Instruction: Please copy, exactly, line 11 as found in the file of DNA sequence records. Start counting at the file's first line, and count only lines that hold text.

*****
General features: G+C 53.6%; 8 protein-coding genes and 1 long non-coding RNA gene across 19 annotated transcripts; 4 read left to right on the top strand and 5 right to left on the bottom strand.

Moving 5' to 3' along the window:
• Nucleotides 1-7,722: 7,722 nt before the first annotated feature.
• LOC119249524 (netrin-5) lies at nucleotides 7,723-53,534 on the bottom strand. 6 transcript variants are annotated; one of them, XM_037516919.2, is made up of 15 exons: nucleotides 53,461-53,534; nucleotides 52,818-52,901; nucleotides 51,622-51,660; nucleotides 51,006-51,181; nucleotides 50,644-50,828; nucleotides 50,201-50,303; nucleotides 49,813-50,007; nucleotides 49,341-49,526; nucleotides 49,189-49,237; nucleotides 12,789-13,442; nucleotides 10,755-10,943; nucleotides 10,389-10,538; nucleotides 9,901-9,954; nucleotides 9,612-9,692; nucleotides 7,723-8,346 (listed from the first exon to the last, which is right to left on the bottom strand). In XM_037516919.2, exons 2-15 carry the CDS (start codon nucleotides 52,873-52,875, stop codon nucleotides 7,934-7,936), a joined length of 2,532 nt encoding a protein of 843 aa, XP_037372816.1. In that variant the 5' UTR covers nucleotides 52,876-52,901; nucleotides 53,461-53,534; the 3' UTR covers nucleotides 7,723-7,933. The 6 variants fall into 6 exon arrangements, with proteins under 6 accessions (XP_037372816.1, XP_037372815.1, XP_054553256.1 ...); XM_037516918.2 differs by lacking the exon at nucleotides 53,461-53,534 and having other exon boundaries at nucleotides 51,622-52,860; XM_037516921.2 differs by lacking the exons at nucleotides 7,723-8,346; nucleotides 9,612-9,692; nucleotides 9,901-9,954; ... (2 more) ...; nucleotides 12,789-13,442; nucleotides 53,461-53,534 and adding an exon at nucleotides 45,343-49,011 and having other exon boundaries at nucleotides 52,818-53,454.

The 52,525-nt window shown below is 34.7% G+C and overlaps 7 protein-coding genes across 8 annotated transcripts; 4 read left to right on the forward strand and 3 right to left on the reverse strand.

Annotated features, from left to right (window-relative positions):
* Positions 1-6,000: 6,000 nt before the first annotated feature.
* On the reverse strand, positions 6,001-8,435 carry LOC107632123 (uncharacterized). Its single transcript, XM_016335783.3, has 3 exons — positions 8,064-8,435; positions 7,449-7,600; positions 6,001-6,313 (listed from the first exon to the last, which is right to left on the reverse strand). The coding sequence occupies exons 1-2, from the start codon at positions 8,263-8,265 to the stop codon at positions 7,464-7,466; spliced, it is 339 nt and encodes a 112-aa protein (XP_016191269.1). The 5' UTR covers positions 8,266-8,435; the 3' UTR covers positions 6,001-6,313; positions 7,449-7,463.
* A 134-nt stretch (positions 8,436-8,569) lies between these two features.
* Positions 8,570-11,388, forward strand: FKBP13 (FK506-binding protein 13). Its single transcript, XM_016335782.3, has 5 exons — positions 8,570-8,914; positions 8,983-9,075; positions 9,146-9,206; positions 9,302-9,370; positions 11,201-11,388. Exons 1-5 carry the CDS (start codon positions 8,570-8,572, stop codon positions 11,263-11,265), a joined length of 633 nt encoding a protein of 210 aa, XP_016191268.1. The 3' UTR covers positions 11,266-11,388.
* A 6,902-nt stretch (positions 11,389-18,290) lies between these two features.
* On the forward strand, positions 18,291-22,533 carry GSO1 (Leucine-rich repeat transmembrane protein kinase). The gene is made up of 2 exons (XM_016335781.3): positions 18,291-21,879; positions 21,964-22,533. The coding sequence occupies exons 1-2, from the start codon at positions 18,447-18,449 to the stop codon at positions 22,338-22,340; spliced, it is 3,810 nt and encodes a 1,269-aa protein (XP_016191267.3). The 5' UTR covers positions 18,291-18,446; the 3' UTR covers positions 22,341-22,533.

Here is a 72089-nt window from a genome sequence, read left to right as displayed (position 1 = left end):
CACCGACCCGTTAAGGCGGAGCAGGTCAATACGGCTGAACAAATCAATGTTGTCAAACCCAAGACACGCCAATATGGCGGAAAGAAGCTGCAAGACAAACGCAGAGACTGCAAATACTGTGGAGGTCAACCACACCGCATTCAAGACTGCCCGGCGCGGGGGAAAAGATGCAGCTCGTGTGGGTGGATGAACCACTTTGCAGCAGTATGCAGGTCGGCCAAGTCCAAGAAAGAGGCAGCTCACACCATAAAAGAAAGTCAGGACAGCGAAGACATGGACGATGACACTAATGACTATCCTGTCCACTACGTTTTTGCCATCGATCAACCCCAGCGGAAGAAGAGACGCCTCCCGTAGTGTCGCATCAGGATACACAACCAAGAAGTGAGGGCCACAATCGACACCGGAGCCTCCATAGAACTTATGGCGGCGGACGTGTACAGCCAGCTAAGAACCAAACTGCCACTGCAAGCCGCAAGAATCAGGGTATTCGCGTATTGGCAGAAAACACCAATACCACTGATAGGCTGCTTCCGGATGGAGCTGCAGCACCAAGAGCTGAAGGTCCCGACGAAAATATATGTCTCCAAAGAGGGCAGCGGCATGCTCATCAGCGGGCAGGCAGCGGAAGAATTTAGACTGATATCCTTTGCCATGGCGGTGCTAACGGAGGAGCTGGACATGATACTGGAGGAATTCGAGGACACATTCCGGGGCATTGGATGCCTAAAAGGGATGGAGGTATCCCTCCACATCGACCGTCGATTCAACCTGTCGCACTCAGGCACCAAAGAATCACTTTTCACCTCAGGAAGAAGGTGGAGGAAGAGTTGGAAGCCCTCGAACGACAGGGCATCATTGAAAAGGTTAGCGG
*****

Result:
* A 6,902-nt stretch (positions 11,389-18,290) lies between these two features.